ATCA is a potentially useful tool for furthering human rights. But itis also one that, when combined with other countervailing discourses,may become so diluted or de-clawed that it fails to retain the power orscope to reach some of the most egregious violators and violations ofhuman rights. The struggle over ATCA illustrates the ambivalenceand discursive dilemmas of foreign policy conservatives who have

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appropriated the language of international human rights for their ownpurposes. The consequence is that they are in an awkward position intrying to draw a line that immunizes US firms from complicity in suchabuses. Yet, I have argued, even in the current political environmentthere are reasons to believe that this transnational legal strategy, usingATCA to hold liable corporations that aid and abet human rightsviolations, has legs.

This legal strategy represents one of the most significant efforts of thepast century to reign in the power of transnational corporations. Thecase of Doe v. Unocal dramatically demonstrates the potential for usingtransnational legal action to challenge neo-liberal understandings ofglobalization. Rather than allowing the proponents of neo-liberal glob-alization to dismiss human rights concerns as ‘‘artificial obstacles to freetrade,’’ the federal courts have been providing a venue for discussingcorporations’ responsibilities and liabilities with regard to humanrights. By shaping the moral boundaries within which corporationscompete for profits, these venues have provided an important institu-tional mechanism and discursive resource for further discussion of howand why global markets are not self-regulating, but rather are (and mustalways be) institutionally constructed through and embedded in poli-tics, law, and morality.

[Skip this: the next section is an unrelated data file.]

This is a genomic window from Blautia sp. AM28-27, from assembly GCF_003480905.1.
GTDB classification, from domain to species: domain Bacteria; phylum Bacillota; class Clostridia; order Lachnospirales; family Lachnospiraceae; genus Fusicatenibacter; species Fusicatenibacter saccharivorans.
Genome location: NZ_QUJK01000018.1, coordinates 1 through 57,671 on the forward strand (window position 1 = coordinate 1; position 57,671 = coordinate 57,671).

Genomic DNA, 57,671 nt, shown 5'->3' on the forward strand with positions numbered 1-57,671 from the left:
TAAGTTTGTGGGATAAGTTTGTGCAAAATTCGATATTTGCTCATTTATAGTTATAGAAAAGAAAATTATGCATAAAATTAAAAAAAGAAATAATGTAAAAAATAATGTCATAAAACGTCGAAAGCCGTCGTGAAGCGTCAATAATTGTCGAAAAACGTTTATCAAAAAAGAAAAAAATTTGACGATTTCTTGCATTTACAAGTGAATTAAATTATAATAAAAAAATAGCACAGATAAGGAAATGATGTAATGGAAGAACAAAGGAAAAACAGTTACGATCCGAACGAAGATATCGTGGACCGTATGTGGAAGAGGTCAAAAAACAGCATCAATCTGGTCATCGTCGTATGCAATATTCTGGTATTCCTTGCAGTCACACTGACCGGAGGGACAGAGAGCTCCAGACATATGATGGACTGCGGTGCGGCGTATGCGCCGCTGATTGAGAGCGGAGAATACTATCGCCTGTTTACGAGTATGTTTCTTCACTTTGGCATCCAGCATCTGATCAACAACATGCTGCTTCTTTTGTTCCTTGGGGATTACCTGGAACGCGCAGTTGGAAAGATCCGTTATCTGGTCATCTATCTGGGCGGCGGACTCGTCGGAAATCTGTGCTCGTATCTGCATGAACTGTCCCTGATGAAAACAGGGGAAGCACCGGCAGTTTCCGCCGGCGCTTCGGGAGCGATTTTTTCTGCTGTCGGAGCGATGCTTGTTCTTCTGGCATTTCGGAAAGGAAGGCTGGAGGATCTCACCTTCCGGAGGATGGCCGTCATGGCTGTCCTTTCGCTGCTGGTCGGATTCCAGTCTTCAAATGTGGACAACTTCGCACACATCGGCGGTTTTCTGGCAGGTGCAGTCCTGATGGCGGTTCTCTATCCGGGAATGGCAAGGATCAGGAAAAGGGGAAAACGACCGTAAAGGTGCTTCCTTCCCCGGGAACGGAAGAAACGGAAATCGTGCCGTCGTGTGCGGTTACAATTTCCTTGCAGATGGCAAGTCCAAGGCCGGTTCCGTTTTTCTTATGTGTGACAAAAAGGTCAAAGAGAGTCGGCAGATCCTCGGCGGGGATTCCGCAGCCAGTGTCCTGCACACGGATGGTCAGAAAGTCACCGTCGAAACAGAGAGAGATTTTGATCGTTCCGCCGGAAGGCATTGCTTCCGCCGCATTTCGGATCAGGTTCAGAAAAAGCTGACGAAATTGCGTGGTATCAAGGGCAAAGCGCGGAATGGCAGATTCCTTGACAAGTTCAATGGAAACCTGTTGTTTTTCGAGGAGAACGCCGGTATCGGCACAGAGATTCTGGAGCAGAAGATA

Despite the ambivalent discursive practices of both corporate andstate actors who have donned the mantle of human rights, we shouldresist insisting that human rights discourse itself is necessarily hegem-onic. Doing so serves ultimately to further empower those who seek toinstrumentally subordinate human rights norms to the control of mar-kets and particular nation-states. Rather we must focus on the ways thatcompeting social actors – including corporations and states – drawupon human rights discourse and combine it with diverse configura-tions of multiple discourses to insert their own networks’ social arrange-ment of power, practice, and meaning. Human rights discourse is notoppressive; but how we institutionalize the legal arrangement of humanrights in practice can be.

This case, therefore, speaks not only to the discursive ambivalence ofhuman rights practice, but also to what Goodale refers to as the‘‘betweenness’’ of human rights discourse:

the ways in which human rights discourse unfolds ambiguously, withouta clear spatial referent, in part through transnational networks, but also,equally important, through the projection of the moral and legal